Incidentally, fundamental use of the natural aids for cueing the horse is thoroughly explained and demonstrated in Volume 2 of my riding video series Goodnight’s Principles of Riding: Communication and Control from the Saddle. More advanced use of the aids is found on Volume 5, Collection and Refinement.

By the way, if you are asking for this kind of performance from your horse, you are putting a great deal of stress on his joints, especially his hocks and stifle. Make sure your horse is on a good joint health supplement to support this kind of activity. All of our horses, no matter the age, are on daily doses of Cosequin® (pharmaceutical grade glucosamine supplement for horses) and the cow horses are on Cosequin ASU® (a higher octane version). http://nutramaxlabs.com/products/animal/cosequin/cosequin_jointHealth.asp I take the human version, Cosamin ASU® every day myself, particularly when I am riding and skiing hard, so I know firsthand what it does for my horses.

I also try to conserve my horse’s joints by not asking him to stop or turn hard more than necessary—in other words, don’t get greedy! Although you’ll have to use some repetition when he is first learning to give a more dramatic response, once he is trained and responsive, I may only ask him one time during a ride to stop hard (or spin or rollback, etc.). If he gives me a good response the first time, that’s all I’ll ask of him that day. This is also a way to reward him for trying. If he doesn’t’ stop well, I’ll ask again until I get the response I want.

I hope that helps! Good luck!
Julie

Copyright ©Julie Goodnight 2000. All Rights Reserved. No part of this website may be reproduced without owner’s express consent.

Issues From The Saddle: Teaching Horse to Keep Head Down

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Question Category: Issues from the Saddle

Question: I watched a show several weeks ago with Julie helping a rider work with a horse that lifted his head up to get away from the bit. I thought she taught the rider to bring her hands up when the horse lifted his head up and apply alternating rein pressure and release immediately down when the horse lowered its head. I mentioned this to my trainer and she did not think this was correct. Have I gotten it wrong? I looked at all the categories on your website but couldn’t find it. I believe she was working with a chestnut thoroughbred. Thank you if you can help me with this.

Answer: Well, you’ve got it mostly right. When you are having problems with a horse trying to evade the bit, the first thing to check is the horse’s mouth. Have your vet examine his mouth to make sure there are no sharp teeth, other dental problems or tongue scaring that could be contributing to the problem. You always have to rule out a physical problem before addressing a training issue.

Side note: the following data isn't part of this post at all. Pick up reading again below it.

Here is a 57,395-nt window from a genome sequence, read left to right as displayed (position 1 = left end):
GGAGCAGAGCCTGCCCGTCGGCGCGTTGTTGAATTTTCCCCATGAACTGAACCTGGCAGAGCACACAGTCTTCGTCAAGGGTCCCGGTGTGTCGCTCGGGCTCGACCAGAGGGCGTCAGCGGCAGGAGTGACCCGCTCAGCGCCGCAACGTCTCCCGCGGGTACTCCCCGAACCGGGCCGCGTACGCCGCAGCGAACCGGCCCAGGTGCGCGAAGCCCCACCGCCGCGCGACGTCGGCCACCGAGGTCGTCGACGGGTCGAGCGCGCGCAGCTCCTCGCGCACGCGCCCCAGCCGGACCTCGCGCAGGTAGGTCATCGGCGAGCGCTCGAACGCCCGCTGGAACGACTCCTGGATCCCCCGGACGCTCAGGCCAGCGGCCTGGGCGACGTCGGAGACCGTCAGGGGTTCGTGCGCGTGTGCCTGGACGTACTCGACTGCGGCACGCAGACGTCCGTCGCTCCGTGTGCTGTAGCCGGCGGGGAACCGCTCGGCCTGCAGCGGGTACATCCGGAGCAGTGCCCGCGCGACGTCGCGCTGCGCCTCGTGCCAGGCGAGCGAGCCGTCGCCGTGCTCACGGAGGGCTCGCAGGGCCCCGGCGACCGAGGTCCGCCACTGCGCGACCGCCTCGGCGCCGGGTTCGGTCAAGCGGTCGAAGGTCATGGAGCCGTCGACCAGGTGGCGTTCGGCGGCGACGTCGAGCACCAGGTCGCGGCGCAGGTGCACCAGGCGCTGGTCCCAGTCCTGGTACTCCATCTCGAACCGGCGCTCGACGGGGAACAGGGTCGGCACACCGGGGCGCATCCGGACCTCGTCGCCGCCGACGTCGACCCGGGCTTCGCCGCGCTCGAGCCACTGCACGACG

The second thing to do is to consider the bit you are using. With all evasive techniques (throwing the head, rooting, above and behind the bit, opening the mouth, putting the tongue over the bit, mouth gaping, etc.), the horse is trying to get a relief from the pressure on his tongue. If you are using a straight snaffle, which creates the greatest amount of tongue pressure, he may do better in another bit. For this reason, I prefer the Myler bits, which are specifically designed to make the horse more comfortable in his mouth. http://toklat.com/dyn_category.php?k=26498
Once you have ruled out mouth problems and made sure your horse is in the right bit, you can retrain your horse to drop his head when he feels pressure instead of throwing it up. What you want to do is make the horse uncomfortable when his head is up (by increasing bit pressure) and make him comfortable when his head is down (by releasing the pressure).

All your horse wants is a release of pressure. You need to create an association in his mind that when he puts his head down, he gets the release. As with all things in training, how good your timing is will determine how quickly your horse can learn this. As soon as his head comes up, you will pick up on the reins to increase the pressure on his mouth and the instant his head begins to drop, you’ll drop your hands clear down to his neck (making sure to touch his neck with your knuckles to give him reassurance).

With good timing and consistency, your horse will soon learn that when you pick up the reins and increase contact, he should put his head down. Your end of the bargain is to make sure he always gets a release when he does the right thing.

If your goal is to go further and actually teach your horse to round and collect his frame, you’ll need to use all your primary aids (your seat, legs and hands) in an alternating R-L rhythm to cue him. This technique is explained thoroughly and demonstrated on my video, Goodnight’s Principles of Riding, Volume 5, Collection & Refinement. You can also find out more about collection and many other riding skills at my Training Library.

Good luck with your horse!
Julie

Copyright ©Julie Goodnight 2000. All Rights Reserved. No part of this website may be reproduced without owner’s express consent.